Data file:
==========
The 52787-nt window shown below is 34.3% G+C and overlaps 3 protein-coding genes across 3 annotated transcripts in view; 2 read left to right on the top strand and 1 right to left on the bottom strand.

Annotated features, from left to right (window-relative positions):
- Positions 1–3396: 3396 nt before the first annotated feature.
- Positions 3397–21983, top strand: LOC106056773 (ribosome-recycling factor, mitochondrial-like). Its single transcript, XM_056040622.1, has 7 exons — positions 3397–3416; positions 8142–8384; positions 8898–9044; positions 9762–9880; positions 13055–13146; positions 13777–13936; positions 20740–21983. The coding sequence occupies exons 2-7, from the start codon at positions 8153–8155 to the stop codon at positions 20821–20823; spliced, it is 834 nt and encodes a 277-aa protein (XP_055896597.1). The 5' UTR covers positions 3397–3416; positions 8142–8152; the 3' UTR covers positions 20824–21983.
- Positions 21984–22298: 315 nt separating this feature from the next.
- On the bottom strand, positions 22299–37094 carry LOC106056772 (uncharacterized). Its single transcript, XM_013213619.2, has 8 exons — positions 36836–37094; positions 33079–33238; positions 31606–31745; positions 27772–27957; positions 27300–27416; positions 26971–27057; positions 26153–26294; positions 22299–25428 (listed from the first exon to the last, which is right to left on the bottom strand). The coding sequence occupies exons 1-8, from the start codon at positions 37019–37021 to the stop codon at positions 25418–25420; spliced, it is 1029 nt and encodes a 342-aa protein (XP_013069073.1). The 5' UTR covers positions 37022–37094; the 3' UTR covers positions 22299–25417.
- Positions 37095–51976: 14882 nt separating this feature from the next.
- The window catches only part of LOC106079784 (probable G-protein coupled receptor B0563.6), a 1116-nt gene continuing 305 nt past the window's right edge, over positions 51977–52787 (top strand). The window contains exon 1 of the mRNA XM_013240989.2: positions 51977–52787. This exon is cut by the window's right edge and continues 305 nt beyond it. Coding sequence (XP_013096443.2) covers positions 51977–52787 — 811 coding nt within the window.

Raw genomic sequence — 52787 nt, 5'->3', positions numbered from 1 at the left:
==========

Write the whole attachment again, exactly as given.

The 52787-nt window shown below is 34.3% G+C and overlaps 3 protein-coding genes across 3 annotated transcripts in view; 2 read left to right on the top strand and 1 right to left on the bottom strand.

Annotated features, from left to right (window-relative positions):
- Positions 1–3396: 3396 nt before the first annotated feature.
- Positions 3397–21983, top strand: LOC106056773 (ribosome-recycling factor, mitochondrial-like). Its single transcript, XM_056040622.1, has 7 exons — positions 3397–3416; positions 8142–8384; positions 8898–9044; positions 9762–9880; positions 13055–13146; positions 13777–13936; positions 20740–21983. The coding sequence occupies exons 2-7, from the start codon at positions 8153–8155 to the stop codon at positions 20821–20823; spliced, it is 834 nt and encodes a 277-aa protein (XP_055896597.1). The 5' UTR covers positions 3397–3416; positions 8142–8152; the 3' UTR covers positions 20824–21983.
- Positions 21984–22298: 315 nt separating this feature from the next.
- On the bottom strand, positions 22299–37094 carry LOC106056772 (uncharacterized). Its single transcript, XM_013213619.2, has 8 exons — positions 36836–37094; positions 33079–33238; positions 31606–31745; positions 27772–27957; positions 27300–27416; positions 26971–27057; positions 26153–26294; positions 22299–25428 (listed from the first exon to the last, which is right to left on the bottom strand). The coding sequence occupies exons 1-8, from the start codon at positions 37019–37021 to the stop codon at positions 25418–25420; spliced, it is 1029 nt and encodes a 342-aa protein (XP_013069073.1). The 5' UTR covers positions 37022–37094; the 3' UTR covers positions 22299–25417.
- Positions 37095–51976: 14882 nt separating this feature from the next.
- The window catches only part of LOC106079784 (probable G-protein coupled receptor B0563.6), a 1116-nt gene continuing 305 nt past the window's right edge, over positions 51977–52787 (top strand). The window contains exon 1 of the mRNA XM_013240989.2: positions 51977–52787. This exon is cut by the window's right edge and continues 305 nt beyond it. Coding sequence (XP_013096443.2) covers positions 51977–52787 — 811 coding nt within the window.

Raw genomic sequence — 52787 nt, 5'->3', positions numbered from 1 at the left: